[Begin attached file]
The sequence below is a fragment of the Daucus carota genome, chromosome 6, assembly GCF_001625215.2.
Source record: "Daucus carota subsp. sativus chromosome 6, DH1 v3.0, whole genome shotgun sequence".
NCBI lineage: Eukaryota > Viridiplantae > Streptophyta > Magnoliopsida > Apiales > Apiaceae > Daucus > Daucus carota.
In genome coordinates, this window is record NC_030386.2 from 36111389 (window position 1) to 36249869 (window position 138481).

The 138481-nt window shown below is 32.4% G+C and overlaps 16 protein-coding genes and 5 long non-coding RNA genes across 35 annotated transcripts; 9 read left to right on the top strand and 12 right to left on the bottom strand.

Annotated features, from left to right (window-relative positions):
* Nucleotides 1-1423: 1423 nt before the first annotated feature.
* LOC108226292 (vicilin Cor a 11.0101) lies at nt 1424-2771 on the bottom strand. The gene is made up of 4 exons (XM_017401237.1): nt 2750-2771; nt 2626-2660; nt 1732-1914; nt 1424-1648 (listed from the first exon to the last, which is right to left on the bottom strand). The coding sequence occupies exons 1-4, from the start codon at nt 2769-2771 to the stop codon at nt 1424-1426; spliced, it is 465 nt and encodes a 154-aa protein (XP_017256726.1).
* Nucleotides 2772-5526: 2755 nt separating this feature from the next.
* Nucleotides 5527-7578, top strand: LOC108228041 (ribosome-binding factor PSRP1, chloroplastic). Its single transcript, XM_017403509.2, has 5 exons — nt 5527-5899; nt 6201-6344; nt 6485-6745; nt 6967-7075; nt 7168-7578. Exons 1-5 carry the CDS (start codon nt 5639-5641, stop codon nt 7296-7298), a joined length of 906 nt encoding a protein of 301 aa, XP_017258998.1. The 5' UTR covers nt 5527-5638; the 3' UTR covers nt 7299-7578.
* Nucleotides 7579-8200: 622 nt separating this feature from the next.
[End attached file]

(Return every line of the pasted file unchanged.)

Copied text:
The sequence below is a fragment of the Daucus carota genome, chromosome 6, assembly GCF_001625215.2.
Source record: "Daucus carota subsp. sativus chromosome 6, DH1 v3.0, whole genome shotgun sequence".
NCBI lineage: Eukaryota > Viridiplantae > Streptophyta > Magnoliopsida > Apiales > Apiaceae > Daucus > Daucus carota.
In genome coordinates, this window is record NC_030386.2 from 36111389 (window position 1) to 36249869 (window position 138481).

The 138481-nt window shown below is 32.4% G+C and overlaps 16 protein-coding genes and 5 long non-coding RNA genes across 35 annotated transcripts; 9 read left to right on the top strand and 12 right to left on the bottom strand.

Annotated features, from left to right (window-relative positions):
* Nucleotides 1-1423: 1423 nt before the first annotated feature.
* LOC108226292 (vicilin Cor a 11.0101) lies at nt 1424-2771 on the bottom strand. The gene is made up of 4 exons (XM_017401237.1): nt 2750-2771; nt 2626-2660; nt 1732-1914; nt 1424-1648 (listed from the first exon to the last, which is right to left on the bottom strand). The coding sequence occupies exons 1-4, from the start codon at nt 2769-2771 to the stop codon at nt 1424-1426; spliced, it is 465 nt and encodes a 154-aa protein (XP_017256726.1).
* Nucleotides 2772-5526: 2755 nt separating this feature from the next.
* Nucleotides 5527-7578, top strand: LOC108228041 (ribosome-binding factor PSRP1, chloroplastic). Its single transcript, XM_017403509.2, has 5 exons — nt 5527-5899; nt 6201-6344; nt 6485-6745; nt 6967-7075; nt 7168-7578. Exons 1-5 carry the CDS (start codon nt 5639-5641, stop codon nt 7296-7298), a joined length of 906 nt encoding a protein of 301 aa, XP_017258998.1. The 5' UTR covers nt 5527-5638; the 3' UTR covers nt 7299-7578.
* Nucleotides 7579-8200: 622 nt separating this feature from the next.